The Central Board of Secondary Education (CBSE) has asked its schools to consider using Indian languages as optional medium of instruction to make multilingual education a reality.
Schools affiliated to the CBSE has now an option of teaching in regional languages from pre-primary to Class 12. Till now, CBSE schools could teach only either in English or Hindi, unlike state board schools that can teach in English, Hindi or a state language.
The CBSE’s announcement is in line with the government’s push for the National Education Policy (NEP).
The University Grants Commission (UGC) had recently come up with a similar circular for higher education.
“This is a historic decision and will open a world of opportunities for many children, besides Indianising teaching and learning systems in the country,” Chamu Krishna Shastry, head of the high-powered Bharatiya Bhasha Samiti for the promotion of Indian languages under the Education Ministry, told NDTV today.
“With the UGC too making professional education available in regional languages and now CBSE doing the same for school education, this is a historic move for progress in implementing the NEP,” Mr Shastry said.
The NEP aims to address the growing developmental needs of India, and proposes the revision and revamping of all aspects of education, including its regulation and governance, to create a new system that is aligned with the aspirational goals of the country.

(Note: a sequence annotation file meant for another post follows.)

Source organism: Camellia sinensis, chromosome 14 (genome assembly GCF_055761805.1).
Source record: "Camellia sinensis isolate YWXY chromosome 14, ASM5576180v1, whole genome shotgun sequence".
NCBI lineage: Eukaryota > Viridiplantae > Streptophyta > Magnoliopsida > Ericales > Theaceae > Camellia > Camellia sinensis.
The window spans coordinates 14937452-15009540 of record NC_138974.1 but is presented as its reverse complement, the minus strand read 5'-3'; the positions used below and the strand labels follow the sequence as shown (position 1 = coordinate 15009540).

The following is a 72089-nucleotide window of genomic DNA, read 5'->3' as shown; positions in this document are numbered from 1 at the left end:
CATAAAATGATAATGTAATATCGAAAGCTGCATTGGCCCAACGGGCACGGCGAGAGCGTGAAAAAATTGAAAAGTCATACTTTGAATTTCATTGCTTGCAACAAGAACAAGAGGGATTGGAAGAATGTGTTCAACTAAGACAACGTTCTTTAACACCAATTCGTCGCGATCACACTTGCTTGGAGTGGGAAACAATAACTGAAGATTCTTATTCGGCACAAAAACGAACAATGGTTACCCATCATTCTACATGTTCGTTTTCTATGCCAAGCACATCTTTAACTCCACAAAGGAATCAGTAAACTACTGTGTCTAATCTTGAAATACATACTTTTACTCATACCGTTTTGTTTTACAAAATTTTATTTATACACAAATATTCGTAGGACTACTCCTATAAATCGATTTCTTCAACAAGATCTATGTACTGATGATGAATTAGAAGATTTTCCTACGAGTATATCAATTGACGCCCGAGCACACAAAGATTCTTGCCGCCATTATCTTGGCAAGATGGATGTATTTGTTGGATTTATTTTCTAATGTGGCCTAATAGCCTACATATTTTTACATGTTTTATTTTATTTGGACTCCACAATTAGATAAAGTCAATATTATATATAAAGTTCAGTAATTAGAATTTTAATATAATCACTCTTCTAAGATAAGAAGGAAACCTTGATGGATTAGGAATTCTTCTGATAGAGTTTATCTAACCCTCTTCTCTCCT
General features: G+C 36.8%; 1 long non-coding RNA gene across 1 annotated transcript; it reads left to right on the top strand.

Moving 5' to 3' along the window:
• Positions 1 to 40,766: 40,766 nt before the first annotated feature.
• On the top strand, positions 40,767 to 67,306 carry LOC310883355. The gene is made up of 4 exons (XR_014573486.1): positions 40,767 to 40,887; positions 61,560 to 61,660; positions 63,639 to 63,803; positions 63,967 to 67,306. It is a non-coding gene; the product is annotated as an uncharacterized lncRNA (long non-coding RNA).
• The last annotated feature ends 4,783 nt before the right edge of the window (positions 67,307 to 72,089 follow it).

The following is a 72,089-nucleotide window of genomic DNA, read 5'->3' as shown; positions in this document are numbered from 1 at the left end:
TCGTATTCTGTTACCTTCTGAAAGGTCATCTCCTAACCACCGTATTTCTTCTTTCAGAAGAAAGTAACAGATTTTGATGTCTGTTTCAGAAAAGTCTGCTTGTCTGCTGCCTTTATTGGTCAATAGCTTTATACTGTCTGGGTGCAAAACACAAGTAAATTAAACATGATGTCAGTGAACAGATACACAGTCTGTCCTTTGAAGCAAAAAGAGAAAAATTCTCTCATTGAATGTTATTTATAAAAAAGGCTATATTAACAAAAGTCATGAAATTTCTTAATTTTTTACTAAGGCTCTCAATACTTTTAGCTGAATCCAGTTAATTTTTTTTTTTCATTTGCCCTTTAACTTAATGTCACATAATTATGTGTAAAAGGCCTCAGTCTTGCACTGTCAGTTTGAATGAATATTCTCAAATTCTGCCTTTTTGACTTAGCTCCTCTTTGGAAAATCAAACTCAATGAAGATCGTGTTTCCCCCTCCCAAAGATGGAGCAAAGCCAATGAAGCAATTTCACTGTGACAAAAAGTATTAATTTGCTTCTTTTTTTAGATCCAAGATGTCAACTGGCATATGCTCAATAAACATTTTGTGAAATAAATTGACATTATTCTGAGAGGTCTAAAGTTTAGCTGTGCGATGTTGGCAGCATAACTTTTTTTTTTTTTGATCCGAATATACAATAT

Education Minister Dharmendra Pradhan in a tweet congratulated CBSE. “This is a laudatory step towards encouraging education in mother tongue and Indian languages in schools,” he said.
#3yearsofNEP#NEP2020 emphasizes the importance and cognitive benefits of multilingualism for young students. Use of Indian languages as an alternative medium of instructions from primary classes to class 12 has been reiterated in this important circular of CBSE. pic.twitter.com/RZrmrPPMqa
— CBSE HQ (@cbseindia29) July 21, 2023
In the circular, the CBSE noted the challenges posed by the implementation of multilingual education and use of mother tongue as a medium of instruction, which include availability of skilled teachers capable of teaching multilingual subjects, the creation of high-quality multilingual textbooks and time limitation, especially in two-shift government schools.
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